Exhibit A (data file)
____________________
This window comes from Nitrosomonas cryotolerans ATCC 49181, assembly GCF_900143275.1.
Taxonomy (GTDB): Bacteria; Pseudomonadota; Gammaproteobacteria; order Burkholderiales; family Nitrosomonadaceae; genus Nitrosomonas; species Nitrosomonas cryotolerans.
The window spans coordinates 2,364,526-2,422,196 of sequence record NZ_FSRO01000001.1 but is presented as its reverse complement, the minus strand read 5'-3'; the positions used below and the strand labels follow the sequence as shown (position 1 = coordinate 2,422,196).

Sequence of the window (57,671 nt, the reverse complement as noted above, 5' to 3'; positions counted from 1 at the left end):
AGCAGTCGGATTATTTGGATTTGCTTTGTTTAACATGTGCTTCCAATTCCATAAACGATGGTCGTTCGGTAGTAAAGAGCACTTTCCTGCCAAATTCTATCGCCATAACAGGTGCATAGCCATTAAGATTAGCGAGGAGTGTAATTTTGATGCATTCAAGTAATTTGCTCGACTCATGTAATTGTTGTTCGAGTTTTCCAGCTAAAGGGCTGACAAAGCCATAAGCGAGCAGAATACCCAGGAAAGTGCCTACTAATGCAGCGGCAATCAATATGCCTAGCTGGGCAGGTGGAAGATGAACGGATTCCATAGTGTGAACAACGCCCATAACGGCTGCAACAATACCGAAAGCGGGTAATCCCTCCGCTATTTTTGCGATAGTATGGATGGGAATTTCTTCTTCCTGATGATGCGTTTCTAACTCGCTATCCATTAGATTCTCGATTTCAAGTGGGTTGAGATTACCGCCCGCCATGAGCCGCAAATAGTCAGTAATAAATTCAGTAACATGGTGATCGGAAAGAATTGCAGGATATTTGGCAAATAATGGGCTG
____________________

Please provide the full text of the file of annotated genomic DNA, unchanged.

This window comes from Nitrosomonas cryotolerans ATCC 49181, assembly GCF_900143275.1.
Taxonomy (GTDB): Bacteria; Pseudomonadota; Gammaproteobacteria; order Burkholderiales; family Nitrosomonadaceae; genus Nitrosomonas; species Nitrosomonas cryotolerans.
The window spans coordinates 2,364,526-2,422,196 of sequence record NZ_FSRO01000001.1 but is presented as its reverse complement, the minus strand read 5'-3'; the positions used below and the strand labels follow the sequence as shown (position 1 = coordinate 2,422,196).

Sequence of the window (57,671 nt, the reverse complement as noted above, 5' to 3'; positions counted from 1 at the left end):
AGCAGTCGGATTATTTGGATTTGCTTTGTTTAACATGTGCTTCCAATTCCATAAACGATGGTCGTTCGGTAGTAAAGAGCACTTTCCTGCCAAATTCTATCGCCATAACAGGTGCATAGCCATTAAGATTAGCGAGGAGTGTAATTTTGATGCATTCAAGTAATTTGCTCGACTCATGTAATTGTTGTTCGAGTTTTCCAGCTAAAGGGCTGACAAAGCCATAAGCGAGCAGAATACCCAGGAAAGTGCCTACTAATGCAGCGGCAATCAATATGCCTAGCTGGGCAGGTGGAAGATGAACGGATTCCATAGTGTGAACAACGCCCATAACGGCTGCAACAATACCGAAAGCGGGTAATCCCTCCGCTATTTTTGCGATAGTATGGATGGGAATTTCTTCTTCCTGATGATGCGTTTCTAACTCGCTATCCATTAGATTCTCGATTTCAAGTGGGTTGAGATTACCGCCCGCCATGAGCCGCAAATAGTCAGTAATAAATTCAGTAACATGGTGATCGGAAAGAATTGCAGGATATTTGGCAAATAATGGGCTG